I recently read “The Operator: David Geffen Builds, Buys, and Sells The New Hollywood” by Tom King. Below are the quotes I found most interesting.
“Plunking down $450 for a suit and shopping at the boutique where only the most senior executives at the agency shopped was Geffen’s way of signaling to his bosses that he was determined to enter their league.” (66)
“Geffen’s friendship with Marian foreshadowed a long string of powerful friendships with the wives of his colleagues. He would, in some cases, forge a tighter bond with the wives than with their husbands.” (83)
“We’re in a shark pool here,” Crosby said. “We need a shark to look after us.” (103)
“But he was surprised to realize that the millions of dollars he had just banked and the trappings he had been able to acquire with it did not make him happy.” (184)
“Geffen clinched the deal when he told the star his fee: He did not want a cent. Geffen did not let on that he was playing a much bigger chess game in which he eventually sought to sign Dylan to Asylum Records. The tour was just his opening move.” (195)
“Geffen did not like his mother because she was strange and poor and not refined and rich. He tried to clean her up by hiring a chauffeur to take her shopping for new clothes; he fumed, however, when he discovered that she had directed the driver to the thrift-shop district on Western Avenue. How much easier life would be, he thought, if he had been born into a family of privilege. No matter how much success he achieved, it seemed he could not get beyond the handicapped self-image of a tortured and tiny poor Jewish boy with the eccentric mother and hopeless father.” (224)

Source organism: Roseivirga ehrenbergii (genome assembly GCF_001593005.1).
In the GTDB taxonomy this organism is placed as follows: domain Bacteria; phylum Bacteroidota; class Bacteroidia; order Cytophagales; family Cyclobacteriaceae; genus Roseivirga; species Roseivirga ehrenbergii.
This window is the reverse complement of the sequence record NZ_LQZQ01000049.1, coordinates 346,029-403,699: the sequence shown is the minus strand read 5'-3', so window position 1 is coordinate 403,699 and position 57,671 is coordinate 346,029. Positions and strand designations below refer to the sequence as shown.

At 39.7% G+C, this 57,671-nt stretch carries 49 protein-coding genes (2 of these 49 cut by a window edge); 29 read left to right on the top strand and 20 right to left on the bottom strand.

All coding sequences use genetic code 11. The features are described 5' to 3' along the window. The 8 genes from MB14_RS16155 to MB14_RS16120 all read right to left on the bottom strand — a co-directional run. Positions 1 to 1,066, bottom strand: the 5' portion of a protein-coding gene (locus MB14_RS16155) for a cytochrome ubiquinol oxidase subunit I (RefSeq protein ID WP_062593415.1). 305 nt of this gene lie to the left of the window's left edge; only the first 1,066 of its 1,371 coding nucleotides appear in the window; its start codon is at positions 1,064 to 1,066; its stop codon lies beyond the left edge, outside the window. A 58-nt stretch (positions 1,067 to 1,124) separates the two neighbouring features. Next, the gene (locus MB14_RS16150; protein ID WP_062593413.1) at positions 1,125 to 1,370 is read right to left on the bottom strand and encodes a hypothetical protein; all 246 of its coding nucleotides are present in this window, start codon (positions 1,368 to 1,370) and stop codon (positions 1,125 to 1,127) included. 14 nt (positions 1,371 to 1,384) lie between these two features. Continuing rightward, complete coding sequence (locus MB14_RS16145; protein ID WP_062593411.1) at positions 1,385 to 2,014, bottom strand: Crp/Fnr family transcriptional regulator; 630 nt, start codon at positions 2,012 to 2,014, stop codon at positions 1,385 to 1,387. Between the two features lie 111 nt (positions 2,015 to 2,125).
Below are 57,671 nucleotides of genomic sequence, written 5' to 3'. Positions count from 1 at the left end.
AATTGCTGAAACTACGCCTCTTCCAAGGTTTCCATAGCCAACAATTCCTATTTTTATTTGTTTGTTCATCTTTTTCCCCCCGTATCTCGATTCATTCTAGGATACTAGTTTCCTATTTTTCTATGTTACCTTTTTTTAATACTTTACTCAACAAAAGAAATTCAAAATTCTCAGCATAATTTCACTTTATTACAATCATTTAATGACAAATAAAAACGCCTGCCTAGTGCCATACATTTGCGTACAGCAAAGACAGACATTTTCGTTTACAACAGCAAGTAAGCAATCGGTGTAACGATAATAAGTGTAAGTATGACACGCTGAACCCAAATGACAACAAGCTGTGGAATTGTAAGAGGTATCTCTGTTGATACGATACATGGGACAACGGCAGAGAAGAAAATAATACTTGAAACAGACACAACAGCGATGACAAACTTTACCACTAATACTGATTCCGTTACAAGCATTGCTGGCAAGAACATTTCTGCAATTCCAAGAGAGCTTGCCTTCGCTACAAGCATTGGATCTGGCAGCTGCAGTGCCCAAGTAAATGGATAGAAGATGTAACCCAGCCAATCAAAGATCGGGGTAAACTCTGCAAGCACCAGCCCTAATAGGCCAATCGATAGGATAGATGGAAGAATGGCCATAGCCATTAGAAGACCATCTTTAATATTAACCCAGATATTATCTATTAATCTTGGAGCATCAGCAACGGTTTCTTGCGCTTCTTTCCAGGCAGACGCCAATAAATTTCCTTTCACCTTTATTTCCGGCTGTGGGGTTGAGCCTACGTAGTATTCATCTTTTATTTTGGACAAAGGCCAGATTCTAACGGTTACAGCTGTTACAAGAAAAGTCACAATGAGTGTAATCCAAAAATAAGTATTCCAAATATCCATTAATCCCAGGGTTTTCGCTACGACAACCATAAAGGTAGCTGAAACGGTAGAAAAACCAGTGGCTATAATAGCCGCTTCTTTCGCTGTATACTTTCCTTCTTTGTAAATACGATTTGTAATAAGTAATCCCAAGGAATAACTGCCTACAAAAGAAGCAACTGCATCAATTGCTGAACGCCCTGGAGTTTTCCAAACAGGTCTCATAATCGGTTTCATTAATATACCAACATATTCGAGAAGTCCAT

“When Ono next asked Geffen what he planned to pay them, he reverted to one of his tried-and-true dealmaking tricks, refusing to be the first to state a figure. He had learned his lesson since 1972. When Ono insisted that Geffen throw out a number, Geffen calmly declined. “You have to tell me what you want,” he said, “and if I can give it to you, I will, and if I can’t, I won’t.” (314)
“Geffen’s strategy all along had been to grant young smart talents free rein up until when the product was almost finished; he then stepped in to shape the all-important marketing. Geffen knew his strength: He could gauge the market as no one else could.” (347)
“When he was under pressure and business was poor, his plans became increasingly audacious. Sitting with a pair of deuces, Geffen often behaved as though he had a full house.” (366)
“”That’s David’s mother,” one of Geffen’s friends told a reporter at the party afterward… “We call her ‘The Explanation.’” (368)
“Geffen the millionaire had been a pure capitalist for most of his life, and for him capitalism was about winning. With the new ending, Risky Business became a mirror of Geffen’s own story: If you maneuver enough, you can get away with anything, and winning is easy. It does not matter if you tell the truth, cheat on a test, or step on people on your way up to the top. It only matters if you win.” (375)
“The people around him, meanwhile, were so shaken and distracted by his screaming tirades that no one could see the frightened boy he still was. “The liabilities are the assets,” Diller said. “He’s gone through a lot, and goes through a lot, for what he gets.” (562)
If you liked the quotes, buy the book here.